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Impaired Dark Adaptation: The Earliest Biomarker of AMD

Research has shown that impaired dark adaptation function can be detected at least three years before drusen are clinically evident, allowing for earlier diagnosis, treatment and monitoring of AMD.

 

 

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AMD affects the part of eye known as the macula

Age-related macular degeneration is a leading cause of adult blindness worldwide. This chronic progressive disease affects the part of the eye known as the macula. In a healthy eye, the choriocapillaris supplies oxygen and nutrients to the outer retina, which then pass through Bruch’s membrane into the retinal pigment epithelium cells. These nutrients are vital to healthy function of the photoreceptors. Vitamin A is one of these nutrients. RPE cells convert vitamin A to 11-cis retinal, which moves from the RPE cell into the rod to be used for rhodopsin regeneration. Normal rhodopsin regeneration is required for normal rod-mediated dark adaptation function and thus normal night vision.

Basal linear deposits form within Bruch’s membrane

In AMD, the RPE cells become damaged leading to the secretion of cholesterol, which becomes ubiquitous across the macula. The basal linear deposits form within Bruch’s membrane while the basal laminar deposits form between Bruch’s membrane and the RPE cells. These deposits contain the same type of cholesterol found in the carotid artery of patients with atherosclerosis. This cholesterol layer, which is not visible with imaging technology, causes oxidative stress and inflammation. It also impedes the transport of vitamin A, which impairs rhodopsin regeneration. This localized vitamin A deficiency causes impaired dark adaptation and impaired night vision. These deposits grow over time. Where the deposits become sufficiently thickened, the lesion becomes clinically detectable as a druse.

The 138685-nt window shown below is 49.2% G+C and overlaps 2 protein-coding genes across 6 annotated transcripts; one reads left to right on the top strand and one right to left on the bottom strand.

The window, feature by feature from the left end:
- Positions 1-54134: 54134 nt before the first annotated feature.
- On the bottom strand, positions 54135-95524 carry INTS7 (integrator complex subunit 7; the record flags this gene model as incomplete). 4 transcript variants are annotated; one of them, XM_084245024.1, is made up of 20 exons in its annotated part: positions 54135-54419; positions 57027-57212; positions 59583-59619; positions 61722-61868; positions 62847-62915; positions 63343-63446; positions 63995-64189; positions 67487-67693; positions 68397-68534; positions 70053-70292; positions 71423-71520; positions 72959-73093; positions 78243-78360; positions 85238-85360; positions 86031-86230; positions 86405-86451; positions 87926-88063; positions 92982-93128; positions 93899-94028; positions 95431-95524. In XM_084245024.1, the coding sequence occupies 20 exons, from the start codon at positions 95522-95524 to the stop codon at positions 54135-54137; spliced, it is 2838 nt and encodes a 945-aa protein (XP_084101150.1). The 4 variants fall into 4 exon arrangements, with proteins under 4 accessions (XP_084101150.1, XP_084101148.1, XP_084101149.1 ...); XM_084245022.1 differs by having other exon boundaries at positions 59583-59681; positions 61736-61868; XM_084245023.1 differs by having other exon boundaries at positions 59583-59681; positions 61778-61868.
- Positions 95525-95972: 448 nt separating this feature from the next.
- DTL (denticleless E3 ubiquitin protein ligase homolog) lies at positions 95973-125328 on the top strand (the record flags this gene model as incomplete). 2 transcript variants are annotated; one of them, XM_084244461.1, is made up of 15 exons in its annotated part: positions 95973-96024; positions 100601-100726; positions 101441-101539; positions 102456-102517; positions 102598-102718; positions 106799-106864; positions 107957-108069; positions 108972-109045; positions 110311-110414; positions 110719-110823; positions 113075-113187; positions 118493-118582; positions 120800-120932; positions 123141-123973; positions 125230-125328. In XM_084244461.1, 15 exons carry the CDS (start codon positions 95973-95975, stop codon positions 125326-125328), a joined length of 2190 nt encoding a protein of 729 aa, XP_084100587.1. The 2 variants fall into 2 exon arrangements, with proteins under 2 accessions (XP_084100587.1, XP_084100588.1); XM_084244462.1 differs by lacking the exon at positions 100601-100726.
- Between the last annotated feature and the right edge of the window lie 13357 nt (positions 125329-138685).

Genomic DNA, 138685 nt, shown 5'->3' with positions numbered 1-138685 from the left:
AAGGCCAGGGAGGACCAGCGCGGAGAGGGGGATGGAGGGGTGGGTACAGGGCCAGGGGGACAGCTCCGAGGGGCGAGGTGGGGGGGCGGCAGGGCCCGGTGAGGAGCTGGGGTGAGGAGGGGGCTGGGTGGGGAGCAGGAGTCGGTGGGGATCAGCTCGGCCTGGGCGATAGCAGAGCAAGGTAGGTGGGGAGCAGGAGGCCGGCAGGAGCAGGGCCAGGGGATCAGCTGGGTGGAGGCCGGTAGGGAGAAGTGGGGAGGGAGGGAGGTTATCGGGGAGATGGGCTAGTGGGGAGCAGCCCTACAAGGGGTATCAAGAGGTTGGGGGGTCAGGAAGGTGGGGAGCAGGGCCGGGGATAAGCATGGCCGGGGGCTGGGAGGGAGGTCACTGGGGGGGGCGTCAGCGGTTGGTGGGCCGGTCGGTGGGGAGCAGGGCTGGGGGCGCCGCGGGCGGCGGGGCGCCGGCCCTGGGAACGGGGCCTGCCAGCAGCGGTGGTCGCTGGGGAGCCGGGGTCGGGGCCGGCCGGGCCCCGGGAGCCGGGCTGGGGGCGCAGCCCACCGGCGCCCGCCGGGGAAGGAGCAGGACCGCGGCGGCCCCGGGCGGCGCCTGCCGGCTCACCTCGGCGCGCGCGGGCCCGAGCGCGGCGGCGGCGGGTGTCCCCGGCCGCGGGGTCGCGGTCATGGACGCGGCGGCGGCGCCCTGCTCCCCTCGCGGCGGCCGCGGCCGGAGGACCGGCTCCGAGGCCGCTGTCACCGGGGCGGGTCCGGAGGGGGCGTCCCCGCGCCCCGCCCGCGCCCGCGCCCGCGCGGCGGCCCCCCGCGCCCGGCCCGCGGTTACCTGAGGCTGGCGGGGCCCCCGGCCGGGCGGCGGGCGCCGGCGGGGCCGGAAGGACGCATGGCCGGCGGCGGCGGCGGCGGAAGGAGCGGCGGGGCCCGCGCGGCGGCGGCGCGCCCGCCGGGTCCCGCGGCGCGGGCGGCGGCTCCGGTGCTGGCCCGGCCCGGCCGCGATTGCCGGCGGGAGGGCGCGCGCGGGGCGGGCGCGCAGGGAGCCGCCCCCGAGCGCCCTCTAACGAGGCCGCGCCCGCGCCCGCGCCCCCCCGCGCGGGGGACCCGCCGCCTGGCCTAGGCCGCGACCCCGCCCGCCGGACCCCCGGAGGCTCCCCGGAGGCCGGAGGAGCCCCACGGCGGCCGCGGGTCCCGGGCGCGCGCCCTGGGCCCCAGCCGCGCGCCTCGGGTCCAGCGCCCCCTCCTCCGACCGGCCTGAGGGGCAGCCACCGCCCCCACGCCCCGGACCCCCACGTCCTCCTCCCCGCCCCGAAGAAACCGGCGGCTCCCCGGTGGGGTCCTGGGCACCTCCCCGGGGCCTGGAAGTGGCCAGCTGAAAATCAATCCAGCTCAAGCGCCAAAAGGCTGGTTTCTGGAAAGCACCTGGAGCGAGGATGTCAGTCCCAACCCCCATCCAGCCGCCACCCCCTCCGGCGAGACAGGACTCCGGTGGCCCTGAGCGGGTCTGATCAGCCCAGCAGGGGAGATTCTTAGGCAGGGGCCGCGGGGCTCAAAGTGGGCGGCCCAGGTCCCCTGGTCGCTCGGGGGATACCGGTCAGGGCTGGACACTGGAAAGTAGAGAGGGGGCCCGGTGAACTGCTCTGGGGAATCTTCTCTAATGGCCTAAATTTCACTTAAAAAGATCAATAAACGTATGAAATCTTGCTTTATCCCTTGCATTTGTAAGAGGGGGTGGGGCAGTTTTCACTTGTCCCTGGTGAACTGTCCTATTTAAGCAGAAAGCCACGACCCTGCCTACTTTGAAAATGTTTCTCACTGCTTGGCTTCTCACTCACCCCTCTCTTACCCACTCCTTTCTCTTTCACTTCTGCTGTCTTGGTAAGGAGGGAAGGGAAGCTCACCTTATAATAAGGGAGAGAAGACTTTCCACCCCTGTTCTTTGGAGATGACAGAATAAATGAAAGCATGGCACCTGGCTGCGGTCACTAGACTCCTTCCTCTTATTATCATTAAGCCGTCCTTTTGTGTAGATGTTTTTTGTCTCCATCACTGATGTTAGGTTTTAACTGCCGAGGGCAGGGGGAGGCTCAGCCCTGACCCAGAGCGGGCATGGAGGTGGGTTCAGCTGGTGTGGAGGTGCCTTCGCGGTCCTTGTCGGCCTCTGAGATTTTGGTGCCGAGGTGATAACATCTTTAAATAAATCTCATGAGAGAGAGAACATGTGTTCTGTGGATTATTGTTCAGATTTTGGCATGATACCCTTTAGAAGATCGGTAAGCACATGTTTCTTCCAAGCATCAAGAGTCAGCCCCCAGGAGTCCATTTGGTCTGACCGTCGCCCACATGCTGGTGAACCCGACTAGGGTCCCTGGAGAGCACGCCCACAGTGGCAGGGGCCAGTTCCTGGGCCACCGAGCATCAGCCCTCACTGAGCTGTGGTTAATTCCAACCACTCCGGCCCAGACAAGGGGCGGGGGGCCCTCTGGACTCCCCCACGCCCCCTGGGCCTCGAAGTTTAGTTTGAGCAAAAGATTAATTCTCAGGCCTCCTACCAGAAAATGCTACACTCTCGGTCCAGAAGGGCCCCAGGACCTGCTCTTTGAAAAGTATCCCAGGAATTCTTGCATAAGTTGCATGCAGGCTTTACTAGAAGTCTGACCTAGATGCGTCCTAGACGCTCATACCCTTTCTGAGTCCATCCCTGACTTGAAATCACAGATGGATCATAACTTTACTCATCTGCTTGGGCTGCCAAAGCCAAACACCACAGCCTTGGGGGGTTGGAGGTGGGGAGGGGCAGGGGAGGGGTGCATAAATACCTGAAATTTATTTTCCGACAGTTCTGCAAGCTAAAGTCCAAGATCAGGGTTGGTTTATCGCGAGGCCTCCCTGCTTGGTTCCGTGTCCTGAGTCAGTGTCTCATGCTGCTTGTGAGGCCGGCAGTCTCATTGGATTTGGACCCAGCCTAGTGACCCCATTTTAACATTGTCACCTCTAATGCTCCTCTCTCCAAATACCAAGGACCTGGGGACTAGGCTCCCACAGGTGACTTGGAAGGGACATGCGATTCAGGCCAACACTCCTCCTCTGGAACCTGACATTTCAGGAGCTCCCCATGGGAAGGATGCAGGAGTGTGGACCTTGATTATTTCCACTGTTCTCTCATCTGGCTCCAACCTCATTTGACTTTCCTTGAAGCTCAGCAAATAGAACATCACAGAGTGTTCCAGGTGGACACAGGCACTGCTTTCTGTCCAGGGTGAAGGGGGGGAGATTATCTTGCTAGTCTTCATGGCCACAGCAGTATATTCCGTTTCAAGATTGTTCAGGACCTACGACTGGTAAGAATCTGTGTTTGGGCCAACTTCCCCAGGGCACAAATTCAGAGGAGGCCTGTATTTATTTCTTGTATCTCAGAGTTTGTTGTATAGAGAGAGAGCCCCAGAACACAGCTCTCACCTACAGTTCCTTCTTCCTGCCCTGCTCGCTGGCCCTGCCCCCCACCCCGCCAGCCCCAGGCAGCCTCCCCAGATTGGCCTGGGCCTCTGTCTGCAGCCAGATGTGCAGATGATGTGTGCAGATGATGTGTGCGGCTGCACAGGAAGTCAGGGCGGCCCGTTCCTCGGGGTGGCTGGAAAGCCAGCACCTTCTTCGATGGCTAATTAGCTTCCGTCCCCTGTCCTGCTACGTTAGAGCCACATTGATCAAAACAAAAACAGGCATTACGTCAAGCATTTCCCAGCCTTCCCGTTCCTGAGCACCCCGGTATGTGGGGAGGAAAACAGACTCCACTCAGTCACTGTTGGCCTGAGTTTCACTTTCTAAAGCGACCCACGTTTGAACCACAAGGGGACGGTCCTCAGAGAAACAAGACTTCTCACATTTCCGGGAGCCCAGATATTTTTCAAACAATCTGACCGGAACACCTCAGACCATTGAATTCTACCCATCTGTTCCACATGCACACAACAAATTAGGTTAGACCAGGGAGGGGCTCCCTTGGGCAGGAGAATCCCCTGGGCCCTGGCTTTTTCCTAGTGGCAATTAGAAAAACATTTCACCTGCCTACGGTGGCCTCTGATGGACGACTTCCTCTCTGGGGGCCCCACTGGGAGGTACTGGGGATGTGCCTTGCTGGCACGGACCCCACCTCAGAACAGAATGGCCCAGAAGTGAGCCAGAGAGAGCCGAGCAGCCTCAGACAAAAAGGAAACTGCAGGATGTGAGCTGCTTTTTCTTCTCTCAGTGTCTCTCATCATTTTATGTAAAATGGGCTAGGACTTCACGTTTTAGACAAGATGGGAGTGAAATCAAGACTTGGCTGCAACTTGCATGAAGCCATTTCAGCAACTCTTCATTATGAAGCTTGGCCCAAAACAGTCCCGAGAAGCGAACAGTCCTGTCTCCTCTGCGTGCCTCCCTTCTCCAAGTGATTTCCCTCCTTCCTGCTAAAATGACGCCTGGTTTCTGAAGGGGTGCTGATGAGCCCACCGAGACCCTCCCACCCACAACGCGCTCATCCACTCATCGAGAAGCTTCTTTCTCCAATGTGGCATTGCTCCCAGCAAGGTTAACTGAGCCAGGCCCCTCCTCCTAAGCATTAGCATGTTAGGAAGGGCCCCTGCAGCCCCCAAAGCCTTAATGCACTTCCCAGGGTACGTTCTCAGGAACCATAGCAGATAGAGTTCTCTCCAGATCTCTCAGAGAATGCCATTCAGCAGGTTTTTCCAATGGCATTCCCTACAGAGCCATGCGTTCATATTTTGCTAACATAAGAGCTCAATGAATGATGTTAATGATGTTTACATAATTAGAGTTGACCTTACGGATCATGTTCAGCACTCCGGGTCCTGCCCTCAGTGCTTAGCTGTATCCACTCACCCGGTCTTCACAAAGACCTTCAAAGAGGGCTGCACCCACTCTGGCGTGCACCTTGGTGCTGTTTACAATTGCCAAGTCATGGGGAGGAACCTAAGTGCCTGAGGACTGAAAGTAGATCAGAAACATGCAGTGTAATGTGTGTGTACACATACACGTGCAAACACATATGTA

The first visible druse caused by AMD is just the tip of the iceberg

The first visible druse caused by AMD is just the tip of the iceberg of these lesions. As the lesions grow with disease progression, more drusen appear and grow larger and dark adaptation becomes further impaired. Research has shown that impaired dark adaptation function can be detected at least three years before drusen are clinically evident, allowing for earlier diagnosis, treatment, and monitoring of AMD.